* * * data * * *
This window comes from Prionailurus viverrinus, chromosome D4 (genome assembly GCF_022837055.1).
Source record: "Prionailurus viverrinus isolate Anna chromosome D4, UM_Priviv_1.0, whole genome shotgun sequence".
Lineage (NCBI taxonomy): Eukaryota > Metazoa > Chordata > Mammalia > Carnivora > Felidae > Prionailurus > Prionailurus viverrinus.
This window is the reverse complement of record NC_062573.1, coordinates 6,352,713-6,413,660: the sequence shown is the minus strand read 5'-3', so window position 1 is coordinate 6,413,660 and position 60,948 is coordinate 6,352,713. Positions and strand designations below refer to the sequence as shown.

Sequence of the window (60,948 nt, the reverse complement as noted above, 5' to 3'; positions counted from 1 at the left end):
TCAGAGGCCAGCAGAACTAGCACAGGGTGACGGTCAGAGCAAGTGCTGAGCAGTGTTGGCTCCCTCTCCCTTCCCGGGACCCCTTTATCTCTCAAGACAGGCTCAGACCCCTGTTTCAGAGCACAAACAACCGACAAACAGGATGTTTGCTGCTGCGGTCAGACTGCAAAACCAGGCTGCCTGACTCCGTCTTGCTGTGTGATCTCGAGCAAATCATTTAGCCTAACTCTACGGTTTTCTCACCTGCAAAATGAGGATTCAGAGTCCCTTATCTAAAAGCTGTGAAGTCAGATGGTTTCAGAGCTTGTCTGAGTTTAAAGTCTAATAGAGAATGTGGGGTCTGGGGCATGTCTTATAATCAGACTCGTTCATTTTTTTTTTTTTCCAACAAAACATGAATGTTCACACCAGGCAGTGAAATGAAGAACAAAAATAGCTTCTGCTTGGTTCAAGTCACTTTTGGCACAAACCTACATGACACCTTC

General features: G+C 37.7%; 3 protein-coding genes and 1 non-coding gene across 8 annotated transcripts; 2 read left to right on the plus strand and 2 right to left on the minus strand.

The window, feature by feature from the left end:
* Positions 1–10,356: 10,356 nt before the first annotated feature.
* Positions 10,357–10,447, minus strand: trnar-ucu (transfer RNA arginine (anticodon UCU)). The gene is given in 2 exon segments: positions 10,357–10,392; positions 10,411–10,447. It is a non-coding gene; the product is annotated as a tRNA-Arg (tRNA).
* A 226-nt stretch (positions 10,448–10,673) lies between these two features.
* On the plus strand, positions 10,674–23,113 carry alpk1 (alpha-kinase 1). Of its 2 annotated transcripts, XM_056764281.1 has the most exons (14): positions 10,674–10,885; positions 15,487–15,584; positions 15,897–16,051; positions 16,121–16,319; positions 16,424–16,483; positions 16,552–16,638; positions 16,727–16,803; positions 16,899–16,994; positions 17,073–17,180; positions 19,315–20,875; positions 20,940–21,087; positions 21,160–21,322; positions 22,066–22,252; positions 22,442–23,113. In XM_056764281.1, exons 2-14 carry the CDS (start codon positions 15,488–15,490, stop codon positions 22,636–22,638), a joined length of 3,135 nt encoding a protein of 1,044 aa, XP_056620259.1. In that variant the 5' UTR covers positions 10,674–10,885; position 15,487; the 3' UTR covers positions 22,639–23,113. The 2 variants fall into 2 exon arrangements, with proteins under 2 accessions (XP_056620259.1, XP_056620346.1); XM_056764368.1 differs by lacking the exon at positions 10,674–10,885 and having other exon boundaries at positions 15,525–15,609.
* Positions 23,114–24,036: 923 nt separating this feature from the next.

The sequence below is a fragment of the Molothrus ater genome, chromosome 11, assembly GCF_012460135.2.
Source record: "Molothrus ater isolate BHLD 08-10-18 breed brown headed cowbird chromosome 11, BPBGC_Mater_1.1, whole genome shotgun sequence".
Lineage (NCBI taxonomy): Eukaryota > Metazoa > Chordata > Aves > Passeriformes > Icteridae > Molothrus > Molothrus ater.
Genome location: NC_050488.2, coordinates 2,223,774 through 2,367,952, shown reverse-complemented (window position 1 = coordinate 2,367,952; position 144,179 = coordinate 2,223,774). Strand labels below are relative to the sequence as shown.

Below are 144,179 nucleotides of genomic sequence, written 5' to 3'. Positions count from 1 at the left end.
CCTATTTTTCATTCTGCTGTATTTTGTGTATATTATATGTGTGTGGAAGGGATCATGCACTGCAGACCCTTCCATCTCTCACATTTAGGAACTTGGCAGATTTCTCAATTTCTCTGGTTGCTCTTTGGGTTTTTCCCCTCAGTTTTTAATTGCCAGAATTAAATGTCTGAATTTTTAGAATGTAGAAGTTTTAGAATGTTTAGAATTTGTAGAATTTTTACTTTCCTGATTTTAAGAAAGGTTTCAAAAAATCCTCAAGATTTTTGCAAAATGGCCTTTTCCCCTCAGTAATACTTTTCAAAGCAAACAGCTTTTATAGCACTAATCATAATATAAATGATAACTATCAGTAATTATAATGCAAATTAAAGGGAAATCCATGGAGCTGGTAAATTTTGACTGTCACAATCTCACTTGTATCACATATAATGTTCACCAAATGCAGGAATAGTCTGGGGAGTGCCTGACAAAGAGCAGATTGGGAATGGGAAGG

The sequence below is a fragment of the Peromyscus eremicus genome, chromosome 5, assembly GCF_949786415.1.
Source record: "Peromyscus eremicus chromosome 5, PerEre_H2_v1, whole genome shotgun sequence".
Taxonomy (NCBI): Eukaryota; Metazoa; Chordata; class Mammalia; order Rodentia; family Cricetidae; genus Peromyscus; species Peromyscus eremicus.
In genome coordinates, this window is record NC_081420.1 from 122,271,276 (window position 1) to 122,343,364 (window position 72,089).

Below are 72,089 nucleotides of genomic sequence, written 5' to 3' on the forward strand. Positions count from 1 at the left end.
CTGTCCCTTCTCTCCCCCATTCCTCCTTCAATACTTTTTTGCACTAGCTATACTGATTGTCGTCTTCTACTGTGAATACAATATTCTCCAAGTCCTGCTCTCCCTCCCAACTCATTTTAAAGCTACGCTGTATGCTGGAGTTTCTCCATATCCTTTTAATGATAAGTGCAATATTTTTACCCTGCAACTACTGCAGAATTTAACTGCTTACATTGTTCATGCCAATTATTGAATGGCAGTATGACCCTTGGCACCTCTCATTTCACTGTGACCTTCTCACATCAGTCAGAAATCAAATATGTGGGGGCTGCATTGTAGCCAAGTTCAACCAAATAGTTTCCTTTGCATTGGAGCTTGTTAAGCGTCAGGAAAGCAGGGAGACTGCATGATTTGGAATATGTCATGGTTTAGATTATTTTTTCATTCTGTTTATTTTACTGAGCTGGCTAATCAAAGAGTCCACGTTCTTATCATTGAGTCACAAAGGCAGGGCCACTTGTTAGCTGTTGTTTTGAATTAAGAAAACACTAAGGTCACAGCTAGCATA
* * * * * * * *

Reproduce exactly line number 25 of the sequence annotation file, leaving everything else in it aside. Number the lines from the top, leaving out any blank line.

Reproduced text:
CTGTCCCTTCTCTCCCCCATTCCTCCTTCAATACTTTTTTGCACTAGCTATACTGATTGTCGTCTTCTACTGTGAATACAATATTCTCCAAGTCCTGCTCTCCCTCCCAACTCATTTTAAAGCTACGCTGTATGCTGGAGTTTCTCCATATCCTTTTAATGATAAGTGCAATATTTTTACCCTGCAACTACTGCAGAATTTAACTGCTTACATTGTTCATGCCAATTATTGAATGGCAGTATGACCCTTGGCACCTCTCATTTCACTGTGACCTTCTCACATCAGTCAGAAATCAAATATGTGGGGGCTGCATTGTAGCCAAGTTCAACCAAATAGTTTCCTTTGCATTGGAGCTTGTTAAGCGTCAGGAAAGCAGGGAGACTGCATGATTTGGAATATGTCATGGTTTAGATTATTTTTTCATTCTGTTTATTTTACTGAGCTGGCTAATCAAAGAGTCCACGTTCTTATCATTGAGTCACAAAGGCAGGGCCACTTGTTAGCTGTTGTTTTGAATTAAGAAAACACTAAGGTCACAGCTAGCATA